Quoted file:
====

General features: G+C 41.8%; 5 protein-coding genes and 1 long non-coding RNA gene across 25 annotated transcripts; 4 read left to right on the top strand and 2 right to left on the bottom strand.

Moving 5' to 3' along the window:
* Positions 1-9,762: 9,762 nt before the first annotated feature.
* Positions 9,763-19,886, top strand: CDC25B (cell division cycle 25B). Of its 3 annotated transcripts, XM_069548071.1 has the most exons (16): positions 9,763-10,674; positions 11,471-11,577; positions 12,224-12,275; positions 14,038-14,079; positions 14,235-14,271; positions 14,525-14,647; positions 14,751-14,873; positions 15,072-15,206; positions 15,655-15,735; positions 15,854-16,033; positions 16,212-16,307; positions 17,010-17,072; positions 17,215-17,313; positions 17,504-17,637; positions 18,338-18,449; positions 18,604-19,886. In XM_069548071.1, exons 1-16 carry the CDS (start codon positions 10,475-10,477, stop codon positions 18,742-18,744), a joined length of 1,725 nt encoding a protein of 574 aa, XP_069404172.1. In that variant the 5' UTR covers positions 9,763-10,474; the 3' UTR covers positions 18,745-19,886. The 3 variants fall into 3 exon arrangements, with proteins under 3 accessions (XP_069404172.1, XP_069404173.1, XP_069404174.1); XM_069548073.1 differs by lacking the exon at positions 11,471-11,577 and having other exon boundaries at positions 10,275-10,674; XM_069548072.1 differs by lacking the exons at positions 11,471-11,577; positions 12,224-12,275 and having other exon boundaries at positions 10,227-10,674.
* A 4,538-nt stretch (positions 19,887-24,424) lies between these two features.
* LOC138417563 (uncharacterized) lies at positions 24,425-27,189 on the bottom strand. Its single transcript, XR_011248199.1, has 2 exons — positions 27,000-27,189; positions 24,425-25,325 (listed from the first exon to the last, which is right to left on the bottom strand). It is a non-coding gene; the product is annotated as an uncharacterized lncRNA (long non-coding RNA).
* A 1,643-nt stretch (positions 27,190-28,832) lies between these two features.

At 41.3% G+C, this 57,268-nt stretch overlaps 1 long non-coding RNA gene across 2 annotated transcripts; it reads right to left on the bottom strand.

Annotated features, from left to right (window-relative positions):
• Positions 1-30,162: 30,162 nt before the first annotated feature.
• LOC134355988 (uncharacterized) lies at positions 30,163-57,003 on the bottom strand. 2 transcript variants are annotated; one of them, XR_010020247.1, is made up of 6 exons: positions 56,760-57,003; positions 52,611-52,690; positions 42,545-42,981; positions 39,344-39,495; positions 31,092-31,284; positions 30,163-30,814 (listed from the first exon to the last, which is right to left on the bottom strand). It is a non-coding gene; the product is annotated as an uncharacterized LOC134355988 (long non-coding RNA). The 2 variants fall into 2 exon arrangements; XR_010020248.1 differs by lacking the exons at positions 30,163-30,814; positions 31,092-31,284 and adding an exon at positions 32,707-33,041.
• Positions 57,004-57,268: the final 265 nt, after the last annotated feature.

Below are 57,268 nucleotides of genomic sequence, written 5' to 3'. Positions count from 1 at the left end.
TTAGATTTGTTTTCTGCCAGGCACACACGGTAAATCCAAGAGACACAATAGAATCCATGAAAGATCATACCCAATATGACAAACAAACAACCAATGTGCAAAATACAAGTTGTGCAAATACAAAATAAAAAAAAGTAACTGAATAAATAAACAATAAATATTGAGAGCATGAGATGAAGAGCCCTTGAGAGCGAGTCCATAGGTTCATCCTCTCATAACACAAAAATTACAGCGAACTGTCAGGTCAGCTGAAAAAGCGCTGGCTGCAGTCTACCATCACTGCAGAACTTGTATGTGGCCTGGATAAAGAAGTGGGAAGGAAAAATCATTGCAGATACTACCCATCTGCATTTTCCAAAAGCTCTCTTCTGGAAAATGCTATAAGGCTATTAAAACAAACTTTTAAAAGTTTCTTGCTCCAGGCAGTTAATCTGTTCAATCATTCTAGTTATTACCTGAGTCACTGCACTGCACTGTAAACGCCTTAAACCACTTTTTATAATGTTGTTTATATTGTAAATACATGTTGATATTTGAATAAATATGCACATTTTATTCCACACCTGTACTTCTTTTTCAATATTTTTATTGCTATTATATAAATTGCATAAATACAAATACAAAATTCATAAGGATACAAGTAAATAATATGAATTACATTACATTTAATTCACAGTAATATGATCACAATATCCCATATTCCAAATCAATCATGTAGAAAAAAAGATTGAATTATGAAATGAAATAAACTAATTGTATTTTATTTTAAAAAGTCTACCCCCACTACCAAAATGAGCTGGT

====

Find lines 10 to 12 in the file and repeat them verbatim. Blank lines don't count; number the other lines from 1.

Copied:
• Positions 1-30,162: 30,162 nt before the first annotated feature.
• LOC134355988 (uncharacterized) lies at positions 30,163-57,003 on the bottom strand. 2 transcript variants are annotated; one of them, XR_010020247.1, is made up of 6 exons: positions 56,760-57,003; positions 52,611-52,690; positions 42,545-42,981; positions 39,344-39,495; positions 31,092-31,284; positions 30,163-30,814 (listed from the first exon to the last, which is right to left on the bottom strand). It is a non-coding gene; the product is annotated as an uncharacterized LOC134355988 (long non-coding RNA). The 2 variants fall into 2 exon arrangements; XR_010020248.1 differs by lacking the exons at positions 30,163-30,814; positions 31,092-31,284 and adding an exon at positions 32,707-33,041.
• Positions 57,004-57,268: the final 265 nt, after the last annotated feature.